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I have many screens in an app I am working on with a Date Range selection as part of a filter for some data (graphs, etc.).

Currently the most typical options are "Previous Month", "Current Month", and Date Range (where they select a start and end date).

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But there are some screens with other options like "Last Week", "Current Week", "Yesterday", "Today", "Last Year", "Current Year", etc.

I want to have a consistent date selection filter across all the screens to make the user comfortable.

I would like to consolidate these options, but adding all these in together really starts to seem a bit confusing. But maybe not.

enter image description here

What do you think? Should I stick with "Previous Month", "Current Month", and Date Range, or should I add in other options as well?

When are the options actually slowing the user down instead of helping them along?

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This year/month/week, not current year/month/week.... –  Assaf Lavie Oct 31 '11 at 4:58
    
You are suggesting that as a better more readable way to label them? –  Richard DesLonde Oct 31 '11 at 5:01
2  
What are your users using the most? I'd start fresh after testing a few users to see what you can eliminate. That way you're not combining a bunch of options together that aren't relevant or helpful. –  Nic Oct 31 '11 at 5:32
    
@RichardDesLonde, yes. –  Assaf Lavie Oct 31 '11 at 12:04

3 Answers 3

My advise would be not to use radio buttons, but always letting the date pickers display the date range (as you depict with select boxes - I would suggest using an "augmented" text field instead, see Filament Group example below). This way ambiguity can be reduced/avoided, since "previous month" might be interpreted as (if we have a current date of e.g. 20th of October) for instance 20th of September to 20th of October OR 1st of September to 30th of September.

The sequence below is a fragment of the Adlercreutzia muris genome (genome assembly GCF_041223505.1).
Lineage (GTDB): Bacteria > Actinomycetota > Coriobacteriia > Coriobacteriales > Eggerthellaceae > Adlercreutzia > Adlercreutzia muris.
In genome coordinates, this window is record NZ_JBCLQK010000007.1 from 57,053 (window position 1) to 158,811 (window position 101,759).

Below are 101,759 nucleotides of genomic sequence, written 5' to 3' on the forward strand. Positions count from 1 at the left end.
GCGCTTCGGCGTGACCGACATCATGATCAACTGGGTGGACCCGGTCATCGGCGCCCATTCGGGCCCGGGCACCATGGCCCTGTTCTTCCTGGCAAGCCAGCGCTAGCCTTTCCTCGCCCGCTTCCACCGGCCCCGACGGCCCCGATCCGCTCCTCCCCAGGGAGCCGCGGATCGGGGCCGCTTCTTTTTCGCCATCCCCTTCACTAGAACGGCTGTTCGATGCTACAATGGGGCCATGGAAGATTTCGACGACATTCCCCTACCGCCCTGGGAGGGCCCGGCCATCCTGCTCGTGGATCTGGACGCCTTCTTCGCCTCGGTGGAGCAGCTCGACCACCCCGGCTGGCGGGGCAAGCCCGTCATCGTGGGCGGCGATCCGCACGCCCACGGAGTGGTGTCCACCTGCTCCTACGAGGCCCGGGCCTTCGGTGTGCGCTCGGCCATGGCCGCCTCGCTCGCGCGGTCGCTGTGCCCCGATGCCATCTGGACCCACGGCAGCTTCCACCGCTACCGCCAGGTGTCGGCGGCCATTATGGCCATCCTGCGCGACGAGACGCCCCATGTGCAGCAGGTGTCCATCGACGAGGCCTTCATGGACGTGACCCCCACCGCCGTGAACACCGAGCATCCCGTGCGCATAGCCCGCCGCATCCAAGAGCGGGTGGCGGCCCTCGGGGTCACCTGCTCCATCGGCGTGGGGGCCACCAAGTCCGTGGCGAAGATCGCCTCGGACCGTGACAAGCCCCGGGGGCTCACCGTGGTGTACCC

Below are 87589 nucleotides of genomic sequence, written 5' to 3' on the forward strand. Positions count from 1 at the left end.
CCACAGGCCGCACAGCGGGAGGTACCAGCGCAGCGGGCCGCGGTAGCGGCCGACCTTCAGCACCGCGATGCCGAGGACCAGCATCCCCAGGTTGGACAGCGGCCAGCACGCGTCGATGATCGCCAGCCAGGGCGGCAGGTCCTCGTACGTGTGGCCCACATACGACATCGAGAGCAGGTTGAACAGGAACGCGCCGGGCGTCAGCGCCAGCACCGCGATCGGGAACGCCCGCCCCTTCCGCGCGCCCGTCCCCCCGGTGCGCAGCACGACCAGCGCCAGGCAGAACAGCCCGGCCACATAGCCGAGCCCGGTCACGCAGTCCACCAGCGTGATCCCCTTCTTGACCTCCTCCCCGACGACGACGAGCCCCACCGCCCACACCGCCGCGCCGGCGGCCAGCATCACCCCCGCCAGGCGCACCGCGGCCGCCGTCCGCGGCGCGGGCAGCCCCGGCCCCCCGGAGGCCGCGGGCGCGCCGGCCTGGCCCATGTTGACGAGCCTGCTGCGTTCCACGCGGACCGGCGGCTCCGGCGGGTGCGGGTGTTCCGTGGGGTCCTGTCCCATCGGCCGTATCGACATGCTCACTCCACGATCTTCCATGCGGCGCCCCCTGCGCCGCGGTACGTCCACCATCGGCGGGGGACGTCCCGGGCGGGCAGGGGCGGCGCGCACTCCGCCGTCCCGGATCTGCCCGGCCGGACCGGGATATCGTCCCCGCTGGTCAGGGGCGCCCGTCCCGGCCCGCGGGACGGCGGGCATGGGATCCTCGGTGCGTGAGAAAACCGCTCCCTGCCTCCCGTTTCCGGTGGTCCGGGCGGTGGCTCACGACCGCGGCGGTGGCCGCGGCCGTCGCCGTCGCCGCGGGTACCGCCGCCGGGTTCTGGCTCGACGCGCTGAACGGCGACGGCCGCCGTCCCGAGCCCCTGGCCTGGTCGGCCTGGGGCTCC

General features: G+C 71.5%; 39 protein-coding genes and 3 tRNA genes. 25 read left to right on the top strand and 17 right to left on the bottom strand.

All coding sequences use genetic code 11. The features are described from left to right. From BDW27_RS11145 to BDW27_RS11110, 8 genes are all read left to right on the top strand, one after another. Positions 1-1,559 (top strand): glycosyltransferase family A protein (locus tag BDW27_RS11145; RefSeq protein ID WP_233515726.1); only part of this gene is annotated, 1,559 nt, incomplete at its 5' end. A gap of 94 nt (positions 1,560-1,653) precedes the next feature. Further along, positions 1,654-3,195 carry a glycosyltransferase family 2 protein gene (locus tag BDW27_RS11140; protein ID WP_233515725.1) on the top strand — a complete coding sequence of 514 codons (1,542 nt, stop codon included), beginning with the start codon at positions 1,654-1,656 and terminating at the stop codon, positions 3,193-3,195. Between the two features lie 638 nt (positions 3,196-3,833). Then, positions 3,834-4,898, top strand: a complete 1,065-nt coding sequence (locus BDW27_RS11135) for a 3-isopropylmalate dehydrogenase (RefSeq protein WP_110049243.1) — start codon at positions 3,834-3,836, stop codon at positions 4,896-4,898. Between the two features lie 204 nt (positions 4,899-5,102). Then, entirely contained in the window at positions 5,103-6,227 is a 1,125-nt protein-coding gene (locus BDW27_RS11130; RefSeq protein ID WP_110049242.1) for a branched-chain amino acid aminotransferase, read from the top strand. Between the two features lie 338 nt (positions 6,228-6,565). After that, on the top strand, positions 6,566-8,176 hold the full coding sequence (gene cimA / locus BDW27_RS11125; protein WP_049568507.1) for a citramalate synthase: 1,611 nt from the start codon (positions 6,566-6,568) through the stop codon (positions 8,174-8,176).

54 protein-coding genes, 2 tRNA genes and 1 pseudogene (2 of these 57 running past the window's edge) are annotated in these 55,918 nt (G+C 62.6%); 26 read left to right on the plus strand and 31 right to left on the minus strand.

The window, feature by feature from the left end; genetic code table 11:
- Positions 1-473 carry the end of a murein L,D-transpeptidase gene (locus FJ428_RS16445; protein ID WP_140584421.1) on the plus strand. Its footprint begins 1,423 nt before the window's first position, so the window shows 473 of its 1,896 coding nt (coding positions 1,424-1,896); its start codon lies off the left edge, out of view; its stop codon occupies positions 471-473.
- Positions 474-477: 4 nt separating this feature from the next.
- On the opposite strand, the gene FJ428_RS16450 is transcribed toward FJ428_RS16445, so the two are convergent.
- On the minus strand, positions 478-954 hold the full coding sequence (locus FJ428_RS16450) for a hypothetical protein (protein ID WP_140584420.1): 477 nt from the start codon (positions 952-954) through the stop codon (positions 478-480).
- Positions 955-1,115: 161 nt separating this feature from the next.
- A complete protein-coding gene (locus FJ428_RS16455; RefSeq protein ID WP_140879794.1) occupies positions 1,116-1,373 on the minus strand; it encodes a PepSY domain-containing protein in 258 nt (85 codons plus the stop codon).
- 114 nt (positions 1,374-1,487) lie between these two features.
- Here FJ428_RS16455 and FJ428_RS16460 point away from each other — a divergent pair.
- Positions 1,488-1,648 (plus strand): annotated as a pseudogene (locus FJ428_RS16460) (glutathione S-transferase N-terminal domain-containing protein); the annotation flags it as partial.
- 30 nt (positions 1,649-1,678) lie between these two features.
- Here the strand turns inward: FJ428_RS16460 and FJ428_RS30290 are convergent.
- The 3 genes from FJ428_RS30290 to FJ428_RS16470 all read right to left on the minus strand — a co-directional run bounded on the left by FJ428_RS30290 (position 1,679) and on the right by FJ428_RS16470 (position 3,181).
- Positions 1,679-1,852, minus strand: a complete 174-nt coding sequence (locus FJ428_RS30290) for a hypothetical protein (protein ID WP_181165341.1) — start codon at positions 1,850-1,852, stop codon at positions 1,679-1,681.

Then you could have some UI control "feeding"/populating these date pickers with the most relevant presets.

This thread might be of interest: How to present presets relating to a date range picker

And you may be inspired by this demo UI control: http://www.filamentgroup.com/lab/date_range_picker_using_jquery_ui_16_and_jquery_ui_css_framework/

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Hi and congratulations on caring about making things easier for users!

My first suggestion is to ask users. Do a paper or post-it prototype (Wikipedia: paper prototyping) and go ask five people. (http://www.useit.com/alertbox/20000319.html)

Second: it is tempting to think that users will be comfortable when all screens have the same mechanism. You are right in principle, but that is "the letter", not "the spirit" of the idea. People are flexible. You don't need to make the screens look the same, you just need to make them look consistent with each other AND match the input needs for the task.

This means:

  • if most people in a particular screen will choose yesterday and today, you don't need to display month/year there. Same for week/month. You may get by with three buttons: Yesterday, Today, More choices (which opens a dialog to accomodate the few special cases).
  • you can eliminate year input just by intelligently detecting that, today, 23 December refers most probably to 2011, while 7 July to 2012.
  • let users specify the date freely, then parse it and say "We understand this date as ....", so the user can write it differently if the system got it wrong. Check Google calendar's "quick add" for inspiration. If the range typically has dates close to each other, consider doing a cross-table, like the Germanwings reservation system for example.

As to the consolidation idea: Any date within the year represents ~8.5 bits of information (365 choices, log2(365)=8.51). It just feels weird to have 9 one-bit controls (radio) AND two n-bit controls (drop-down) to gather just 8 bits of information. That kind of consolidation seems indeed overwhelming and you should look into simplifying it. It's probably too fancy, but consider doing a KLM-GOMS analysis of the ideas you come up with, in order to cut out the complicated slower ones.

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Try a smart text field with autocomplete a proper tool tip. It should accept all kinds of date terms like "yesterday, last month, next month, next year, 9/11, tomorrow noon".

These aren't that hard to parse and there are existing libraries for many languages.

Examine the input as it is entered (so for y, offer yesterday as completion). For 9/11, offer 2011/9/11 and 2009/01/11 (take the first number as month or year). Try to leave user input alone and show the date range in a text-only label next to the input field.

For mouse-lovers, offer a date popup.

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